You did your assignments, which were just like there would be in
any hospital. Maybe you were in charge of penicillin, maybe you
were in charge of dressings, maybe you were in charge of just
the pill part of it you know or else helping, just helping
patients like, encouraging them. And you did that all the time
because you know at night when you hear patients crying it’s
pretty awful and they want their mothers, this is what they want
and that’s where I think the sisters did a lot of good because
they take time, talk to the chap maybe, give them a back rub,
light a cigarette. If he didn’t have a hand that could hold a
cigarette maybe for him or one of his buddies always did that,
you know. They helped the ones who had a hand and the ones who
didn’t have hands helped the ones, you know, it was just
wonderful. But I think they looked on us maybe as sisters,
well you know what I mean, but as part of a family and I think
that maternal instinct that women have played a very big part in
those especially the young, young soldiers because they were so
far from home and you know maybe hadn’t had any mail for a month
and they’d be wondering about their family and this sort of
thing. You could talk to them and you could be treating them at
the same time, you know. You weren’t wasting any time, but
just that little few minutes extra to chat, maybe went to
sleep right away after you know. It was so fulfilling.
There was no glamour about it at all. It’s just blood and guts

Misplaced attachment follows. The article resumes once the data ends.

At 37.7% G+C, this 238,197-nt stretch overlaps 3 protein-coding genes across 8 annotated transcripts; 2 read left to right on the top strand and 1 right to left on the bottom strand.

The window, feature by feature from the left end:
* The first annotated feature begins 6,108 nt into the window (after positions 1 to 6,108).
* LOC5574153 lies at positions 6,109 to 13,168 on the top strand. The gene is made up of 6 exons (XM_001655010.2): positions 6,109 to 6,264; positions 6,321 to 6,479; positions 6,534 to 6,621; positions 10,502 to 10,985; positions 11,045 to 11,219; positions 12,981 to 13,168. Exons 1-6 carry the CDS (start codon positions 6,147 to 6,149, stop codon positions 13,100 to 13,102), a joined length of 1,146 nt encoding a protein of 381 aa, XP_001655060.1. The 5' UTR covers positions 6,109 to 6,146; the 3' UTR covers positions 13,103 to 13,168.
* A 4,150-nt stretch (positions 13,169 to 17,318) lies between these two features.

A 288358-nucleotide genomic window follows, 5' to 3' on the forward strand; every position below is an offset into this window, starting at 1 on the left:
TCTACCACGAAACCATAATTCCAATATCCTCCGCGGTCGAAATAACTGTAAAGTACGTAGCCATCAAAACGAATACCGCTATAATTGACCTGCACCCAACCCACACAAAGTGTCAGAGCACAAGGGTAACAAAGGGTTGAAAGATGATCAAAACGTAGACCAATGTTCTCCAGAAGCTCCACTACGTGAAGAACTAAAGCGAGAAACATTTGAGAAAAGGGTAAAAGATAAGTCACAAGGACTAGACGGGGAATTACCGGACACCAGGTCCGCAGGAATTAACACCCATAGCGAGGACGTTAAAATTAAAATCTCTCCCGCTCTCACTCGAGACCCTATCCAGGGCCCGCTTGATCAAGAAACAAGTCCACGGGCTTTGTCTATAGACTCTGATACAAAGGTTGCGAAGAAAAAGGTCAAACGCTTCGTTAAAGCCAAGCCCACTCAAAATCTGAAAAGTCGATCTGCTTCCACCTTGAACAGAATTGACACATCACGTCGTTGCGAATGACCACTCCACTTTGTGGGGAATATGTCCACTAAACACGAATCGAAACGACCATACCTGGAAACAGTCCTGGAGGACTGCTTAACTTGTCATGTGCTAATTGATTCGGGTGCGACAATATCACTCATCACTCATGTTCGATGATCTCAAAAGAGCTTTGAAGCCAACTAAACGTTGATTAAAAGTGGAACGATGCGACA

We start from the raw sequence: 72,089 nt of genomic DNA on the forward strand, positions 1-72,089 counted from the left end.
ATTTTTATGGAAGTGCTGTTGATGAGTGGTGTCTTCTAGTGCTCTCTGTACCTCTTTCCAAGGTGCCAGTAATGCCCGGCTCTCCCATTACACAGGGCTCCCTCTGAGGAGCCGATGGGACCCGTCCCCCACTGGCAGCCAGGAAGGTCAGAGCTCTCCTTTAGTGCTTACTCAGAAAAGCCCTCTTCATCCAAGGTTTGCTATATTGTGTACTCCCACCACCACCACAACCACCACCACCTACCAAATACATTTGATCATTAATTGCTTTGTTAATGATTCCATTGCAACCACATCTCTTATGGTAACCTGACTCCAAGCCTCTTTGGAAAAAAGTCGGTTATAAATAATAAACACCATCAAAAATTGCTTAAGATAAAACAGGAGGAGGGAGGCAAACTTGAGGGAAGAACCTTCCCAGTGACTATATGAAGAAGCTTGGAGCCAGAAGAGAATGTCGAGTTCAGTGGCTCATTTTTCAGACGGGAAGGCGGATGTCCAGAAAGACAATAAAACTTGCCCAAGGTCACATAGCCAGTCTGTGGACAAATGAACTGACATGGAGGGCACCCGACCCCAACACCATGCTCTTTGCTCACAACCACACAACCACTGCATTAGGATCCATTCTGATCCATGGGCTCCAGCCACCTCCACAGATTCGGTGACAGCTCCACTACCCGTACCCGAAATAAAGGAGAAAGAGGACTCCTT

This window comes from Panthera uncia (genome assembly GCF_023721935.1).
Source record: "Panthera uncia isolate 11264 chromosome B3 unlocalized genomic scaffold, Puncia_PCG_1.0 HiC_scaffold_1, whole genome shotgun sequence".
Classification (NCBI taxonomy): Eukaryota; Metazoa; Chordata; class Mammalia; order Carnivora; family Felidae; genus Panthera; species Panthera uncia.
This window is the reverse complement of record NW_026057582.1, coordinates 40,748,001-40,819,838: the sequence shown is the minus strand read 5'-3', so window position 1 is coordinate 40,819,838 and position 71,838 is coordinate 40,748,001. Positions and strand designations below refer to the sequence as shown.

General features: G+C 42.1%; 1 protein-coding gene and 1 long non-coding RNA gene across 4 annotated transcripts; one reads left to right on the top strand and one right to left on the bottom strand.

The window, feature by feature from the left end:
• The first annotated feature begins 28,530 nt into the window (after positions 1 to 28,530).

as the boys say, you know. Really, it’s hard, slogging.
There’s nothing, not the least thing glamourous about it or...
I think we were all people doing jobs that were assigned to
us. The infantry fought on their legs with their gun. The
engineers built bridges and roads. The service people
brought us all the equipment we needed. The reamy repaired
everything. Everybody had a specific function depending on
what units they belonged to, and so the whole total effort came
together and I think that was what was the wonderful thing
about it and I don’t think you see that in movies. I don’t know
because as I said, I haven’t really seen many. But the total
effort combined was I think what paid off, of everybody doing
their best. You couldn’t help but think of those guys going out
day after day with their life on the line and living in little
slit trenches that wouldn’t give you any protection at all.
We were fortunate. We were cared for. We were looked after.
We respected what they did and why they were doing it and we
were so grateful when they were successful. There was a very
deep respect for the nurses. The sisters were their friends and
we weren’t as, maybe as strict you know as their male officers
that they knew. They knew we were officers. They respected us
for that, but I think there was a, there was a real tender
feeling towards the nurses because they were the closest
thing to home that they had.